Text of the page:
Q: Can I see a representation of each file?
A: Yes. Click on “View” in the Image column to see a .gif or .jpg image of each file. When there are a large number of similar files, such as census tract boundaries for each county, one preview image will show a sample of data for one county, rather than a separate image for each county
Q: What is the projection of the data?
A: All the data use the geographic projection of decimal degrees, with the exception of Digital Raster Graphics (DRGs) and Digital OrthoPhoto Quarter Quads (DOQQs). UTM is the common projection of the DRGs, but the datum varies between NAD27 and NAD83, and the Zone changes from 13 to 12 at -108 degrees. The DOQQs are in UTM, NAD83, Zone 13 and 12. Some are black and white and some are color.
If you need to display 2 or more images together and they are in different zones or datums, some of the images will need to be reprojected. RGIS can do this for a fee or images in the desired format an be ordered from USGS.
Q: What can I assume about the quality and accuracy of the spatial data I download?
A: The data available on RGIS Website have been acquired over a number of years from a variety of public sources, such as the New Mexico BLM office, USGS, and the U.S. Census Bureau. Little has been created by RGIS Clearinghouse personnel. For these and other reasons, there is considerable variation in the quality and accuracy of the data.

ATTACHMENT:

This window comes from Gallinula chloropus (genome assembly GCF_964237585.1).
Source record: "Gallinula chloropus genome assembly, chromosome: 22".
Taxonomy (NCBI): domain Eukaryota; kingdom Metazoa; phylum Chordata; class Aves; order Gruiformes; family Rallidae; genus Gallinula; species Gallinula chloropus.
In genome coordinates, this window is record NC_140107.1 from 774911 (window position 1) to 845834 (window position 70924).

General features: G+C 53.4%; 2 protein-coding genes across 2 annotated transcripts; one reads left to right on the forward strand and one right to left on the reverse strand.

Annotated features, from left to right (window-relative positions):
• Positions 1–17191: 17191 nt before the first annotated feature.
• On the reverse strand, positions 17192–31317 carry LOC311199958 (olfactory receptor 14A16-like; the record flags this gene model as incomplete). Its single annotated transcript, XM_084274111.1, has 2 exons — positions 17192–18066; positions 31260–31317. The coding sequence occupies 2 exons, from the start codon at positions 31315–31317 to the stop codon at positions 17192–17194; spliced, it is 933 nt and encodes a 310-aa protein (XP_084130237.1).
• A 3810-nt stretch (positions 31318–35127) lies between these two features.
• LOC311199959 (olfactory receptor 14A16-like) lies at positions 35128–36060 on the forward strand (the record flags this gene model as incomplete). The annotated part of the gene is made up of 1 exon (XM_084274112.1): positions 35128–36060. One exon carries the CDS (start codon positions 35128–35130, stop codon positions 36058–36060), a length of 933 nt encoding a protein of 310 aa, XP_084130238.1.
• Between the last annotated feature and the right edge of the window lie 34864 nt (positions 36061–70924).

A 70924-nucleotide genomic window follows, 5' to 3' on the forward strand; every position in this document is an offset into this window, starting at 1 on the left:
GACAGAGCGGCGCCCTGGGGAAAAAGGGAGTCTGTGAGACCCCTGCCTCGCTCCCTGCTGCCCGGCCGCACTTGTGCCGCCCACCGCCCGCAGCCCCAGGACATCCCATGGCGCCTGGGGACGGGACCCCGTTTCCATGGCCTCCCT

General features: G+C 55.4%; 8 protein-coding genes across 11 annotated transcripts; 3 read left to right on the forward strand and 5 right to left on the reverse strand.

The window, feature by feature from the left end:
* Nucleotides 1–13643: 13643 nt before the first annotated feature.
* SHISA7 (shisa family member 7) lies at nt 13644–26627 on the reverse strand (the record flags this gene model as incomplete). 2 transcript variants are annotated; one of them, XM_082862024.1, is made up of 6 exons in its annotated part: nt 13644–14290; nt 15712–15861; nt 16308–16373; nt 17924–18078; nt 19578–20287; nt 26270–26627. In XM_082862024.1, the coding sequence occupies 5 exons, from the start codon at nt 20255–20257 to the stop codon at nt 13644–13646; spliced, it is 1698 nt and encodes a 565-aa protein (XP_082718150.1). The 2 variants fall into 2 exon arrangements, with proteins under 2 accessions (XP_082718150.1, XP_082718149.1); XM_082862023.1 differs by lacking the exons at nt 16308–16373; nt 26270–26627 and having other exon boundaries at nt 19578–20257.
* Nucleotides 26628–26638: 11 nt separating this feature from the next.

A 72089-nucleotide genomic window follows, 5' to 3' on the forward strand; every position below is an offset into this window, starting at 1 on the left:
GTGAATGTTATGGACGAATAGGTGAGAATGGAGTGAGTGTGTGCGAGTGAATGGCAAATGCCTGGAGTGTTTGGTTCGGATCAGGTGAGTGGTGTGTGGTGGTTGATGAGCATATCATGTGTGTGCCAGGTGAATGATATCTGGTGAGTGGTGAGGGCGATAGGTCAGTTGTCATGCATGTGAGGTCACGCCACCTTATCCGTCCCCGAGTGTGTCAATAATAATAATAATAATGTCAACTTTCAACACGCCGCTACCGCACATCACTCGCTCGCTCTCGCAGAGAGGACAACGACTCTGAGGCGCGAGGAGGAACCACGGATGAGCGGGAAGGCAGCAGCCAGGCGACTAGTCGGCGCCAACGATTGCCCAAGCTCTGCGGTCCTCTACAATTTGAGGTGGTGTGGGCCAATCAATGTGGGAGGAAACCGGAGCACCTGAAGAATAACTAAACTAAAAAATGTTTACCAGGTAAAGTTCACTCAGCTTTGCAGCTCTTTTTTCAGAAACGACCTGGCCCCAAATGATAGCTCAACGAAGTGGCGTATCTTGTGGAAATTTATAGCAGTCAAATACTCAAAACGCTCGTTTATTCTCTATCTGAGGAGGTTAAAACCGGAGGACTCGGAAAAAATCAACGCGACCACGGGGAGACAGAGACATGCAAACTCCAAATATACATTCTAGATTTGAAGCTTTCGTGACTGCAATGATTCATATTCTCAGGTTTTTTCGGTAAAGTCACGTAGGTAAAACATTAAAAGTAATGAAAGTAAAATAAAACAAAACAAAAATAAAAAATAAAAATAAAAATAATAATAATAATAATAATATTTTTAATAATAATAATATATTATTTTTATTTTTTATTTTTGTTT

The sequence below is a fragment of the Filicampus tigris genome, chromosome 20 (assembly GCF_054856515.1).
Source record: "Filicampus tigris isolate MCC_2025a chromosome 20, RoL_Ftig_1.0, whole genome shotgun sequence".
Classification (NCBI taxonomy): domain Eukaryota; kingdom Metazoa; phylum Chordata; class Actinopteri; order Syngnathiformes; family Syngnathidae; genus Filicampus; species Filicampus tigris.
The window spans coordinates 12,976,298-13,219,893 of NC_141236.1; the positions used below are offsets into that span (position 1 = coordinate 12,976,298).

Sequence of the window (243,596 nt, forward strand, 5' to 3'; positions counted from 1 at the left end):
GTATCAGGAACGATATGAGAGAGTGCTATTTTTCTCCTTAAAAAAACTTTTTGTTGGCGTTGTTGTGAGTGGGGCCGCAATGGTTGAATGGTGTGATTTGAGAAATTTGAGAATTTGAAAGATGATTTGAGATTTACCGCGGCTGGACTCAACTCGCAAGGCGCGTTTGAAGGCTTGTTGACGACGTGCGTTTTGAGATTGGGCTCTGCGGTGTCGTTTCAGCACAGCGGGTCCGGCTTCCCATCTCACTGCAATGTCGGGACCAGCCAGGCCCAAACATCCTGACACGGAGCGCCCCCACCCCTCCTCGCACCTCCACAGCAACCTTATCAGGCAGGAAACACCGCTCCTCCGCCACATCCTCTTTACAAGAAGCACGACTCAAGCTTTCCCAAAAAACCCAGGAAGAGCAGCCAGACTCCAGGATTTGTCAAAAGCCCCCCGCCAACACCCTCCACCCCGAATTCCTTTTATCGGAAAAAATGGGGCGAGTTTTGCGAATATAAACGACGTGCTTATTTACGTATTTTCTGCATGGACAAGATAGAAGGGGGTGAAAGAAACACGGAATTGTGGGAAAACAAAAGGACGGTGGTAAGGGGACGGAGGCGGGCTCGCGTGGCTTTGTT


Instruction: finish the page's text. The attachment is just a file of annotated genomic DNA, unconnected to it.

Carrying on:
PLEASE READ THE METADATA TO FIND OUT HOW AND WHY CERTAIN DATA SETS HAVE BEEN CREATED.
RGIS Clearinghouse has processed these data to check for attribute consistency and topological errors and to bring everything into a common projection, but not all shortcomings in the data could be overcome.
Q: How do I know what quad or county I need?
A: To help users determine which file they need, a reference map of quad and county boundaries has been provided. The map can be opened at any time by clicking on the Reference Map tab at the top of the page.
Q: Can I download 7.5 Minute Topographic Quad Maps (Also called Digital Raster Graphics, or DRGs)?
A: Yes. DRGs are listed under the category “7.5 Minute Topographic Map”. They are GeoTiffs, compressed with MrSID, and listed by quad name.
The names of some quadrangles have been recently changed. Therefore, the name used in the selection list may not match the name in the metadata.
DRGs are also available in groups of 64 joined together to cover the east and west halves of 1:250,000 quads. These files are listed under the menu, “7.5 Minute Topographic Map / One Degree Mosaic”. Each file that covers the full one-degree by one-degree area is about 150 Megabytes in size after being compressed with MrSID.